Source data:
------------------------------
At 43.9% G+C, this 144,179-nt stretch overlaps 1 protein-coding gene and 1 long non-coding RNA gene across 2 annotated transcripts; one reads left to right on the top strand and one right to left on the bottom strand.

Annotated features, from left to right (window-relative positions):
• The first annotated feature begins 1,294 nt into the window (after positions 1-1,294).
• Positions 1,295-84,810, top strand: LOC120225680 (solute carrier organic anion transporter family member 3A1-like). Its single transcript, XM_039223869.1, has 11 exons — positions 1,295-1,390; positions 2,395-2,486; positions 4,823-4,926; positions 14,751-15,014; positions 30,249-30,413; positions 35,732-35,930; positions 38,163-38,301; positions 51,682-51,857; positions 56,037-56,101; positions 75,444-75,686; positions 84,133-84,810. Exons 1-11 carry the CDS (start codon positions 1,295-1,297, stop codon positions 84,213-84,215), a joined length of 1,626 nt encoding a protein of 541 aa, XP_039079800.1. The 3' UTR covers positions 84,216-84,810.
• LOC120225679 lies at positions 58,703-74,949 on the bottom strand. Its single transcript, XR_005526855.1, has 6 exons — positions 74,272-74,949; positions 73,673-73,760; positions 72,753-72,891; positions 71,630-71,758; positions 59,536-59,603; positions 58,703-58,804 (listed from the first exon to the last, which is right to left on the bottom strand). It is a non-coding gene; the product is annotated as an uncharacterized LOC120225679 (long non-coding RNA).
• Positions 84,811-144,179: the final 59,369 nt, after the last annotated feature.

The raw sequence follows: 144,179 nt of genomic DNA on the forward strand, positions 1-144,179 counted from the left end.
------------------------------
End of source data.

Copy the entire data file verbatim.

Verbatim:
At 43.9% G+C, this 144,179-nt stretch overlaps 1 protein-coding gene and 1 long non-coding RNA gene across 2 annotated transcripts; one reads left to right on the top strand and one right to left on the bottom strand.

Annotated features, from left to right (window-relative positions):
• The first annotated feature begins 1,294 nt into the window (after positions 1-1,294).
• Positions 1,295-84,810, top strand: LOC120225680 (solute carrier organic anion transporter family member 3A1-like). Its single transcript, XM_039223869.1, has 11 exons — positions 1,295-1,390; positions 2,395-2,486; positions 4,823-4,926; positions 14,751-15,014; positions 30,249-30,413; positions 35,732-35,930; positions 38,163-38,301; positions 51,682-51,857; positions 56,037-56,101; positions 75,444-75,686; positions 84,133-84,810. Exons 1-11 carry the CDS (start codon positions 1,295-1,297, stop codon positions 84,213-84,215), a joined length of 1,626 nt encoding a protein of 541 aa, XP_039079800.1. The 3' UTR covers positions 84,216-84,810.
• LOC120225679 lies at positions 58,703-74,949 on the bottom strand. Its single transcript, XR_005526855.1, has 6 exons — positions 74,272-74,949; positions 73,673-73,760; positions 72,753-72,891; positions 71,630-71,758; positions 59,536-59,603; positions 58,703-58,804 (listed from the first exon to the last, which is right to left on the bottom strand). It is a non-coding gene; the product is annotated as an uncharacterized LOC120225679 (long non-coding RNA).
• Positions 84,811-144,179: the final 59,369 nt, after the last annotated feature.

The raw sequence follows: 144,179 nt of genomic DNA on the forward strand, positions 1-144,179 counted from the left end.